Term Paper: Science and Art of Management

Pages: 7 (2195 words)  ·  Style: MLA  ·  Bibliography Sources: 3  ·  Level: Master's  ·  Topic: Business - Management  ·  Buy for $19.77


[. . .] They can invest time in employees and train them. As a result, the whole organization will benefit from a skilled and trained workforce. This frame works on the notion that the structure of an organization is a beautiful but hollow shell if it does not allow the people to use their intelligence and energy to assist the organization. (Bolman and Deal)

The human relations frame works on the following assumptions:

Organization are made to fulfil the demands of human beings and not vice versa.

The relationship between the organizations and people is a need-based relation and both the sides need each other.

If the equation of relationship between an individual and an organization is asymmetric, the individual and the organization both will suffer.

On the other hand, if the equation is balanced, both sides will benefit from the relationship. (Bolman and Deal)

Political Frame

This frame works on the notion that the structure of an organization is bound to fail. There are places where structure and rationality will not work. The frame portrays the idea that the structure is eventually taken over by office politics. People gather and talk about what is correct and incorrect in the organization and this leads to a chain reaction which triggers politics. According to this frame, politics is the right way to make decisions for an organization. (Bolman and Deal)

The political frame works on the following assumptions:

Organizations are associations consisting of different people and groups.

There are certain differences between the thinking, perception and beliefs of these people. These beliefs change really slowly.

Allocation of scarce resources is the most important decision made by organizations.

Hence, the decisions of an organization are related to allocation of resources among people, with power being the most important resource. This leads to conflict.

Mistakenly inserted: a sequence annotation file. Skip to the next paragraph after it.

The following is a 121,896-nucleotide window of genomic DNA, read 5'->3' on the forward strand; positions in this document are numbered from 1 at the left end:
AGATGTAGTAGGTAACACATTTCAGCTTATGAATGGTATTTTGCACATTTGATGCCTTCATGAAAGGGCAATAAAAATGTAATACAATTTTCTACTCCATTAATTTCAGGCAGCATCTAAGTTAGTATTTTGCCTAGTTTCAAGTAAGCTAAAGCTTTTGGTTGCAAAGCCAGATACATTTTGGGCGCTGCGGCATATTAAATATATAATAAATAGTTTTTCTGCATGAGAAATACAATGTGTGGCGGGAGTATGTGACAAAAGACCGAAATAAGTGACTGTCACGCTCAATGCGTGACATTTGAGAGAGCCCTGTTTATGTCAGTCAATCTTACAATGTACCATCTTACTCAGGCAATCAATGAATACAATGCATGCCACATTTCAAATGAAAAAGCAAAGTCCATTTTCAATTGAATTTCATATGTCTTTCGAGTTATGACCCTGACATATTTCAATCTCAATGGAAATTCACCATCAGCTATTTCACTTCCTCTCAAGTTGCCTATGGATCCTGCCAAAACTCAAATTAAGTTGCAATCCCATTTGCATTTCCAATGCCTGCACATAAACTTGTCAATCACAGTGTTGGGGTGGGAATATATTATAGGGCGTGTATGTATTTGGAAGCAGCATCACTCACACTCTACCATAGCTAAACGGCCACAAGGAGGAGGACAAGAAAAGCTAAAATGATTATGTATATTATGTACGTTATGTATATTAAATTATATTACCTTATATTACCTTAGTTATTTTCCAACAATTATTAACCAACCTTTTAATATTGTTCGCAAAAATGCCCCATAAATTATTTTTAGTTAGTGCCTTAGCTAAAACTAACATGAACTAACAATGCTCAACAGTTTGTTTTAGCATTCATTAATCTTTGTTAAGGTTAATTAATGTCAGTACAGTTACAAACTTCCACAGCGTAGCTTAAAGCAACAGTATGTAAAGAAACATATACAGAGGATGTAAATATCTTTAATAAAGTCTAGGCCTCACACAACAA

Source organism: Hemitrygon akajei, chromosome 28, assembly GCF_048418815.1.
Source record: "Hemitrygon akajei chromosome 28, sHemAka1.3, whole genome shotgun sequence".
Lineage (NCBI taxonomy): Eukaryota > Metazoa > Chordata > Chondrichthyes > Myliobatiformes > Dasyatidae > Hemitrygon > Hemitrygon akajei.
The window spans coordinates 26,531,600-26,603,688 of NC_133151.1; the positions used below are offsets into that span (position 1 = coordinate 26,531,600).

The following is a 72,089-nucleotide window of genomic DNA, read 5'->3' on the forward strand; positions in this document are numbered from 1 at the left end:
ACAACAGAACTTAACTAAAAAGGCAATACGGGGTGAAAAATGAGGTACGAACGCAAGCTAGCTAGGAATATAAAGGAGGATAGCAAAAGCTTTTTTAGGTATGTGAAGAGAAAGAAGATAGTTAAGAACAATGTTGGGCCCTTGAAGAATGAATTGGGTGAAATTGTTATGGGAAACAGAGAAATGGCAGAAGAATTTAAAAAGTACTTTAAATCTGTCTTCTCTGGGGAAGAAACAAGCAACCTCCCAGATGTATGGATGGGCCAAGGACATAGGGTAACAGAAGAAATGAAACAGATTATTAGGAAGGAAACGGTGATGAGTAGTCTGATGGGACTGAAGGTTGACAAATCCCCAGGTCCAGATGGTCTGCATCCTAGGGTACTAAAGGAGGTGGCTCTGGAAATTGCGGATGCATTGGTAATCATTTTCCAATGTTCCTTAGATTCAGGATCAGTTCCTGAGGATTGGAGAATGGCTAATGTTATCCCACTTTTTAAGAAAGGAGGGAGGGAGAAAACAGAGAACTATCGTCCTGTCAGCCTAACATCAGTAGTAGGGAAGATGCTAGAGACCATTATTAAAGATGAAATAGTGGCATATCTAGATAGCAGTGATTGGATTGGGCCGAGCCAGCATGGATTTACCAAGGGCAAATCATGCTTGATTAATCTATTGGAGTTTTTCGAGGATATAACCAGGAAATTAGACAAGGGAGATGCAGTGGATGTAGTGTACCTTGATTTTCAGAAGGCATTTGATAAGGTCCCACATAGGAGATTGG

The final decision is reached by bargaining and struggling to get a good position among all the groups. (Bolman and Deal)

Symbolic Frame

The symbolic frame is the most unconventional of the four frames described by Bolman and Deal. It works on the notion that the organization and its ups and downs cannot be measured and controlled. It is dependent on the culture of the organization rather than calculations and measurement. The symbolic frame makes the management see beyond the normal tangible elements to find out the factors that matter the most. These factors are embedded to the culture of the organization. The symbolic frame does not approve negativity like the political frame. (Bolman and Deal)

The following assumptions rule the symbolic frame:

The most important thing about an event is not what happened but what meaning was interpreted out of it.

Two same events may not have the same meaning. It depends on who suffered from the event and how did they interpret it.

The events that happen in complex organizations are normally very ambiguous and therefore, it is very difficult to find out how or why it happened.

As the level of ambiguity climbs, it becomes difficult to apply rational methods to find out about the event.

In order to remove this uncertainty and ambiguity, human symbols are used in order to reduce the level of confusion.

Many events that occur in organizations are important for the change they bring in peoples' lives rather than their outcomes. (Bolman and Deal)

The symbolic frame forsakes rationality in order to find out how people function in situations using the support of culture. It focuses more on the meaning of an event rather than its result. (Bolman and Deal)

Works Cited

Bolman, Lee G, and Terrence E. Deal. Reframing Organizations. 1st ed. San Francisco: Jossey-Bass, 2008. Print.

Eastburn, Ronald W. Making Sense Of Surprise Outcomes: Implications For Managing The Unexpected. 1st ed. Cleveland: Case Western Reserve University, 2009. Web. 10 Aug. 2014.

Fleming, Peter, and Stelios C. Zyglidopoulos. 'The Escalation Of Deception In Organizations'. Journal of Business Ethics 81.4 (2008): 837 -- 850. Print.

Lewis, Dawid. 'Non-Governmental Organizations, Business And The Management Of Ambiguity: Case Studies Of 'Fair Trade' From Nepal And Bangladesh'. Nonprofit Management and Leadership 9.2 (1998): 135-152. Print.

Richardson, Kurt A. 'Managing Complex Organizations:… [END OF PREVIEW]

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